Empty streets, shuttered restaurants, and now, closed courts.
Cathryn Crawford is the director of legal services for the Lawndale Christian Legal Center in Chicago: "The backlog is going to take a really long time, a really long time, because it's not like everything stops, and we're going to get rid of those cases.”
Across the country, criminal courts have either gone virtual, been delayed or stopped indefinitely. Eight states and the district of Columbia have statewide restrictions on jury trials “until further notice.”
And for some of America's busiest courtrooms, the backlog has had severe and wide-ranging consequences.
Crawford says "it was madness" when coronavirus struck and the courts shut down in Chicago.
Crawford's team of lawyers provides free legal defense for young people from the west side of the city facing felony charges.
Said Crawford: “And it's also going to mean that more people are going to plead guilty to things that they shouldn't have pled to."
In Chicago's Cook County, the second largest county in the country, there were between 700 and 1,000 trials held between April and October in 2017, 2018 and 2019. In 2020, there were 47.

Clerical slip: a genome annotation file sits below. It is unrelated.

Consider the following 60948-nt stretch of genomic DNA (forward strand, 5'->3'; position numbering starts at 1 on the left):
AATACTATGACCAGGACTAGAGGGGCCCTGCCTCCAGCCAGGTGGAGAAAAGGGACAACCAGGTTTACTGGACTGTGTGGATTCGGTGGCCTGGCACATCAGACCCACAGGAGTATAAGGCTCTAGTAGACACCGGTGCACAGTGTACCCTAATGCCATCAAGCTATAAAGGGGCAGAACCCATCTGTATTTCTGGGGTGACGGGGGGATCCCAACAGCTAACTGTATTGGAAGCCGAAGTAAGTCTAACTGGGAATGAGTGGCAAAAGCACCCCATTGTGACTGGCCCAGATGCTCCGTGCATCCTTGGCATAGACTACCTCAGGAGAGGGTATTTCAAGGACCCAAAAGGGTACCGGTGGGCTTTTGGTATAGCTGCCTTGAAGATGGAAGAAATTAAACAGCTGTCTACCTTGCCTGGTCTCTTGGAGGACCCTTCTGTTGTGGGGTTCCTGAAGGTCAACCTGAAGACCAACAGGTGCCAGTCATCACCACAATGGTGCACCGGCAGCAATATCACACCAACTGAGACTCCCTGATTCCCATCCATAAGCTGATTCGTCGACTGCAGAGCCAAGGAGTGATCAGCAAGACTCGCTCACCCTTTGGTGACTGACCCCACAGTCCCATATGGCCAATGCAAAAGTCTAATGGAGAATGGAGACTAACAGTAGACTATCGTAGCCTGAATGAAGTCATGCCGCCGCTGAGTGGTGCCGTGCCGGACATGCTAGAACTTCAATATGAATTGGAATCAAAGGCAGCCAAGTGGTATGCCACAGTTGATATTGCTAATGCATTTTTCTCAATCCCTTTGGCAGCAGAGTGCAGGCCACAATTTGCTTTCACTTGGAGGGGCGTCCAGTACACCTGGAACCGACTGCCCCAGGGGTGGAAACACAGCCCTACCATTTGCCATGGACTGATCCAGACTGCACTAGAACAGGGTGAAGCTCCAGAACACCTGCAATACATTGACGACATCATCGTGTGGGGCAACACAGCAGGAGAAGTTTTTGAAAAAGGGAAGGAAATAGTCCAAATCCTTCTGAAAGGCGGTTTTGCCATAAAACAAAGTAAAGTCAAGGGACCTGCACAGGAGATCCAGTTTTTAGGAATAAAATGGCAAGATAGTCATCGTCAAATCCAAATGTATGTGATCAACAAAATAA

Crawford said, "I had a young person who's accused of armed robbery and it is a mistaken identity case, for sure. He called me up. Two days ago, his case manager sent me a text and told me he just wants to plead guilty to get this over with … he was like, I just can't do this anymore. I just can't do this. And, and I was like, honey, you gotta hold on, because, you know, we have good motions. And, you know, we could we could win at trial, you just have to hold on, but he's so tired."
But for those who do want to fight the cases against them, the pandemic has left their lives entangled with the criminal justice system with no end date.
Pilar Weiss, project director of the National Bail Fund Network says, "If I'm out pretrial, and I'm trying to fight my case and the system is not dismissing cases, it's not dropping cases, it's not closing cases. I am now under surveillance and under the system's watch for some indefinite amount of time."
And for those unlucky enough to be stuck behind bars in pre-trial detention — they’re facing the very real prospect that they will have served their minimum sentences — before they even get a chance to prove their innocence.